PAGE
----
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Look for micro-expressions. Micro-expressions are facial expressions that flash


on a person's face for a fraction of a second and reveal the person's true emoti
on, underneath the lie. Some people may be naturally sensitive to them but almos
t anybody can train themselves to detect these micro-expressions. Typically, in a
person who is lying, his or her micro-expression will be an emotion of distress
, characterized by the eyebrows being drawn upwards towards the middle of the fo
rehead, causing short lines to appear across the skin of the forehead.

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Look for nose touching and mouth covering. People tend to touch the nose more wh
en lying and a great deal less when telling the truth.[1] This is perhaps due to
a rush of adrenaline to the capillaries in the nose, causing the nose to itch.[
2][3] A lying person is more likely to cover his or her mouth with a hand or to
place the hands near the mouth, almost as if to cover the lies coming forth. If
the mouth appears tense and the lips are pursed, this can indicate distress.[4][
5]

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Notice the person's eye movements. You can usually tell if a person is rememberi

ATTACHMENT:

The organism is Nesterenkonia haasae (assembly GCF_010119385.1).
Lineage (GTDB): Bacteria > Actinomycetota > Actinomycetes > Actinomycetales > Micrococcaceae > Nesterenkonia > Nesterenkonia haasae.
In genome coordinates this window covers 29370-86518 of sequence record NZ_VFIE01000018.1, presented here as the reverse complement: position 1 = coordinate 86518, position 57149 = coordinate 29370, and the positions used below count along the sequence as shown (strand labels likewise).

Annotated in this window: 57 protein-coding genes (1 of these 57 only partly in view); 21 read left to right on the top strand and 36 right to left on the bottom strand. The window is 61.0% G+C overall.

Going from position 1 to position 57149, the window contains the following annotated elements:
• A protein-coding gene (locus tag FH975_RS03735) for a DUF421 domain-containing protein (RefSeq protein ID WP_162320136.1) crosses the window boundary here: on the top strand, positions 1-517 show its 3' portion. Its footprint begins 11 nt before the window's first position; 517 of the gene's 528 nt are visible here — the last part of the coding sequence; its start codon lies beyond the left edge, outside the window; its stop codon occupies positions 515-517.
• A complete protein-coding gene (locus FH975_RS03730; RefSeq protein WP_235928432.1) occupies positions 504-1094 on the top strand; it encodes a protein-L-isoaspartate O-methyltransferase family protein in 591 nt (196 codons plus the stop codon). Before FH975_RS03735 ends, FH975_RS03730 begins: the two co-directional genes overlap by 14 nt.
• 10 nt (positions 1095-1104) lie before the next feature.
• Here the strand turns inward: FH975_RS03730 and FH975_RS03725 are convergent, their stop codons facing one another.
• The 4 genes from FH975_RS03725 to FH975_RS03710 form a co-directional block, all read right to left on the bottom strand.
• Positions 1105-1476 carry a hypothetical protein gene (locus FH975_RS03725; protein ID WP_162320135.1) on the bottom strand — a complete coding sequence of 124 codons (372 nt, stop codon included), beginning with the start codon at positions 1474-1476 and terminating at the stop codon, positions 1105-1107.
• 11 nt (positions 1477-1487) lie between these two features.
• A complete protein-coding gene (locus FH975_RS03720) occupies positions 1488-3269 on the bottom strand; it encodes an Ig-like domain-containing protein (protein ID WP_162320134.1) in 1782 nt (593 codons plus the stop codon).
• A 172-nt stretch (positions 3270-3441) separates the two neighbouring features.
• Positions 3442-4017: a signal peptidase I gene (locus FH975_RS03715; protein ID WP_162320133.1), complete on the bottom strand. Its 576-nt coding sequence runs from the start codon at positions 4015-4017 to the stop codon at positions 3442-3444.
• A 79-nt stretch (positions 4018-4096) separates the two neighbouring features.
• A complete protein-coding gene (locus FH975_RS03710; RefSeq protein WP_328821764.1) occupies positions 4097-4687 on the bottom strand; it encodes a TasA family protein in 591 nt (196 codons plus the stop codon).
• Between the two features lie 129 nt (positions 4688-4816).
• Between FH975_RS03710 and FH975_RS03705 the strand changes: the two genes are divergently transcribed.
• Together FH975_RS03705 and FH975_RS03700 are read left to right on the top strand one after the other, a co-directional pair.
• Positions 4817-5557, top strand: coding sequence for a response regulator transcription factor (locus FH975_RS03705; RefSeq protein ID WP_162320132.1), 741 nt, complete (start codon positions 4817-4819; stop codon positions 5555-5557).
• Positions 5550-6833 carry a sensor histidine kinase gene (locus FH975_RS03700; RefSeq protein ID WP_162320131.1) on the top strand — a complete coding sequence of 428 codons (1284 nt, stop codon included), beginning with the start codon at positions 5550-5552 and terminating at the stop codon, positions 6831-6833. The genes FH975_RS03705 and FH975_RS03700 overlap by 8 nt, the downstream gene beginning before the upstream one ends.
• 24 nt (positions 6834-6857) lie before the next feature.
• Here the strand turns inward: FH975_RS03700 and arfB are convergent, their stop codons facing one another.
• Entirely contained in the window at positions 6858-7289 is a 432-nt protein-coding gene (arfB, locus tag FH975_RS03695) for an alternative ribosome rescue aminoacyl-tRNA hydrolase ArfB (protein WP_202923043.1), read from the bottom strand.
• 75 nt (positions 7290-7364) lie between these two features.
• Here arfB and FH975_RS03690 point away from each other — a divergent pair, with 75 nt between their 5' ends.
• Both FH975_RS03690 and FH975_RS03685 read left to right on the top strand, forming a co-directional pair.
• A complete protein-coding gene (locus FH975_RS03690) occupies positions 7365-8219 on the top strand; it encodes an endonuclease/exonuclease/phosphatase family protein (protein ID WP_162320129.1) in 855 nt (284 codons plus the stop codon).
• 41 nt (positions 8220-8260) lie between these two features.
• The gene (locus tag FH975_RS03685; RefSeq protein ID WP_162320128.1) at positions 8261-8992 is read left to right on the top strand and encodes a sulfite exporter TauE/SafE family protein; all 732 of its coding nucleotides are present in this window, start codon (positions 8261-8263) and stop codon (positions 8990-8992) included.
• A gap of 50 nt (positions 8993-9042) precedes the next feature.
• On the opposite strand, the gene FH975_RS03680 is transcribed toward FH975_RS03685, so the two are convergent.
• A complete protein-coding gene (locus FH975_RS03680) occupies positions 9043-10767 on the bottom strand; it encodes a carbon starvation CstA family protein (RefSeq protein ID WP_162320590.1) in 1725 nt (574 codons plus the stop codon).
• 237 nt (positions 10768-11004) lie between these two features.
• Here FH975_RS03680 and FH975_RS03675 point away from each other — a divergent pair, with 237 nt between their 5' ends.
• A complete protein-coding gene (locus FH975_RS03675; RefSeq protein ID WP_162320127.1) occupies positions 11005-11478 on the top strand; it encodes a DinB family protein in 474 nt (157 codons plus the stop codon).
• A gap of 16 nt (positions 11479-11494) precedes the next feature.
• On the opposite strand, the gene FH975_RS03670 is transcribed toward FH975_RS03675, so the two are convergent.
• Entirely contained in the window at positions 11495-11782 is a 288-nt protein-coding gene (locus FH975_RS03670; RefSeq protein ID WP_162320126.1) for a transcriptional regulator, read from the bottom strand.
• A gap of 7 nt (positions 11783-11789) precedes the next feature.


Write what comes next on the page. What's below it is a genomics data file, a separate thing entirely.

ng something or making something up based on eye movements. When people remember
details, their eyes move up and to the left if they are right-handed. When righ
t-handed people make something up, their eyes move up and to the right. The reve
rse is true of left-handed people. People also tend to blink more rapidly ("eye
flutter") as they're telling a lie. More common in men than in women, another te
ll of a lie can be rubbing the eyes.[1] Watch the eyelids. These tend to close lo
nger than the usual blink when a person sees or hears something he or she doesn'
t agree with.[4] However, this can be a very minute change, so you will need to
know how the person blinks normally during a non-stressful situation for accurat
e comparison. If the hands or fingers also go to the eyes, this may be another i
ndicator of trying to "block out" the truth.[4]
Be careful about assessing the truthfulness of someone's statement based on eye
movements alone. Recent scientific studies have cast doubt on the idea that look
ing a certain direction can help pinpoint someone who is lying.[6][7] Many scien
tists believe that eye directionality is a statistically poor indicator of truth
fulness.

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Do not use eye contact or lack of it as a sole indicator of truthfulness. Contra
ry to popular belief, a liar does not always avoid eye contact.[1] Humans natura
lly break eye contact and look at non-moving objects to help them focus and reme
mber. Liars may deliberately make eye contact to seem more sincere; this can be
practiced to overcome any discomfort, as a way of "proving" that truth is being
told. Indeed, it has been shown that some liars tend to increase the level of eye
contact in response to the fact that investigators have often considered eye co
ntact as a tell.[4] Clearly, only use eye contact aversion as one indicator in a
general context of increasing distress when being asked difficult questions.